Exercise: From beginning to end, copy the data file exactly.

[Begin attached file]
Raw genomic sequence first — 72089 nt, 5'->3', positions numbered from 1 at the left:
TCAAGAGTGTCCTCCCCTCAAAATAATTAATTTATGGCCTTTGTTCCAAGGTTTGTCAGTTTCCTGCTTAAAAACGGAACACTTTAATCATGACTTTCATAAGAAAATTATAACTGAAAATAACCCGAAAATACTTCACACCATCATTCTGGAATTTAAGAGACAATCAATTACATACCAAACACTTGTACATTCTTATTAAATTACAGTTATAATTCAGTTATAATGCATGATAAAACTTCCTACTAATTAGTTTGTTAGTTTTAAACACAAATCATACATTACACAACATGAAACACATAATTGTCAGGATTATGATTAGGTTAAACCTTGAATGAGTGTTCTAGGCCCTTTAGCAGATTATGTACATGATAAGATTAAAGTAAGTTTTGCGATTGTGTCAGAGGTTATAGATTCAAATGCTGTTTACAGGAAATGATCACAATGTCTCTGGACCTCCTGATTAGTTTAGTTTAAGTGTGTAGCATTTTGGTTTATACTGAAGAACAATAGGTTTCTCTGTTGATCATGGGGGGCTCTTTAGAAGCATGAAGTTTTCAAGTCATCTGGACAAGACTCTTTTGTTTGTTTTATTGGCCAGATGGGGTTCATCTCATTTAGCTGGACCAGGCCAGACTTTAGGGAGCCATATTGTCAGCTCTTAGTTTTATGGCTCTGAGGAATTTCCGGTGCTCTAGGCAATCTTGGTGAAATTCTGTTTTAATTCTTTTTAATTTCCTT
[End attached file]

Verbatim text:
Raw genomic sequence first — 72089 nt, 5'->3', positions numbered from 1 at the left:
TCAAGAGTGTCCTCCCCTCAAAATAATTAATTTATGGCCTTTGTTCCAAGGTTTGTCAGTTTCCTGCTTAAAAACGGAACACTTTAATCATGACTTTCATAAGAAAATTATAACTGAAAATAACCCGAAAATACTTCACACCATCATTCTGGAATTTAAGAGACAATCAATTACATACCAAACACTTGTACATTCTTATTAAATTACAGTTATAATTCAGTTATAATGCATGATAAAACTTCCTACTAATTAGTTTGTTAGTTTTAAACACAAATCATACATTACACAACATGAAACACATAATTGTCAGGATTATGATTAGGTTAAACCTTGAATGAGTGTTCTAGGCCCTTTAGCAGATTATGTACATGATAAGATTAAAGTAAGTTTTGCGATTGTGTCAGAGGTTATAGATTCAAATGCTGTTTACAGGAAATGATCACAATGTCTCTGGACCTCCTGATTAGTTTAGTTTAAGTGTGTAGCATTTTGGTTTATACTGAAGAACAATAGGTTTCTCTGTTGATCATGGGGGGCTCTTTAGAAGCATGAAGTTTTCAAGTCATCTGGACAAGACTCTTTTGTTTGTTTTATTGGCCAGATGGGGTTCATCTCATTTAGCTGGACCAGGCCAGACTTTAGGGAGCCATATTGTCAGCTCTTAGTTTTATGGCTCTGAGGAATTTCCGGTGCTCTAGGCAATCTTGGTGAAATTCTGTTTTAATTCTTTTTAATTTCCTT